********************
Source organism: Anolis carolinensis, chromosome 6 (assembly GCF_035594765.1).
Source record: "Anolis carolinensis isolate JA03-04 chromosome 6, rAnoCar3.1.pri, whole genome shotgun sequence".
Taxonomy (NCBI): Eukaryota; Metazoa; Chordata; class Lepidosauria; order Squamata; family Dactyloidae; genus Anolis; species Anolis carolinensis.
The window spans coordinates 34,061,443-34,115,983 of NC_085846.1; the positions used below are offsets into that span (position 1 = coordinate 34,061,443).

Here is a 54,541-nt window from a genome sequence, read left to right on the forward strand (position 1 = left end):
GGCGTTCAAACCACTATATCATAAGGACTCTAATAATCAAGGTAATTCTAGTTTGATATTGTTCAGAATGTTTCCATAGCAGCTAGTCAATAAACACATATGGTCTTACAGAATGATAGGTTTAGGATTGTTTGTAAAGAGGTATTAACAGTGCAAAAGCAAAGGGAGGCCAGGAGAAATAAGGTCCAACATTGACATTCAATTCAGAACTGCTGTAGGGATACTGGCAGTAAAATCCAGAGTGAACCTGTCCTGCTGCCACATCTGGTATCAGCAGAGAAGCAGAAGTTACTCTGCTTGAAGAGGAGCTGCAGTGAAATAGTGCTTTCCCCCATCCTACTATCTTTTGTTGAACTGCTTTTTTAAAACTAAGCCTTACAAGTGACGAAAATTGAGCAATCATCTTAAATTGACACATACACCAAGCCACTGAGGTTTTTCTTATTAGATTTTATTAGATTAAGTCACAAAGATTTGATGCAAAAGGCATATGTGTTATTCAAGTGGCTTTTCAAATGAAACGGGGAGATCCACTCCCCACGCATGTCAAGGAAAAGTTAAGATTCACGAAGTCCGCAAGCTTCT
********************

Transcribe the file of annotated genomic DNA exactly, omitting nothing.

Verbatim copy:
Source organism: Anolis carolinensis, chromosome 6 (assembly GCF_035594765.1).
Source record: "Anolis carolinensis isolate JA03-04 chromosome 6, rAnoCar3.1.pri, whole genome shotgun sequence".
Taxonomy (NCBI): Eukaryota; Metazoa; Chordata; class Lepidosauria; order Squamata; family Dactyloidae; genus Anolis; species Anolis carolinensis.
The window spans coordinates 34,061,443-34,115,983 of NC_085846.1; the positions used below are offsets into that span (position 1 = coordinate 34,061,443).

Here is a 54,541-nt window from a genome sequence, read left to right on the forward strand (position 1 = left end):
GGCGTTCAAACCACTATATCATAAGGACTCTAATAATCAAGGTAATTCTAGTTTGATATTGTTCAGAATGTTTCCATAGCAGCTAGTCAATAAACACATATGGTCTTACAGAATGATAGGTTTAGGATTGTTTGTAAAGAGGTATTAACAGTGCAAAAGCAAAGGGAGGCCAGGAGAAATAAGGTCCAACATTGACATTCAATTCAGAACTGCTGTAGGGATACTGGCAGTAAAATCCAGAGTGAACCTGTCCTGCTGCCACATCTGGTATCAGCAGAGAAGCAGAAGTTACTCTGCTTGAAGAGGAGCTGCAGTGAAATAGTGCTTTCCCCCATCCTACTATCTTTTGTTGAACTGCTTTTTTAAAACTAAGCCTTACAAGTGACGAAAATTGAGCAATCATCTTAAATTGACACATACACCAAGCCACTGAGGTTTTTCTTATTAGATTTTATTAGATTAAGTCACAAAGATTTGATGCAAAAGGCATATGTGTTATTCAAGTGGCTTTTCAAATGAAACGGGGAGATCCACTCCCCACGCATGTCAAGGAAAAGTTAAGATTCACGAAGTCCGCAAGCTTCT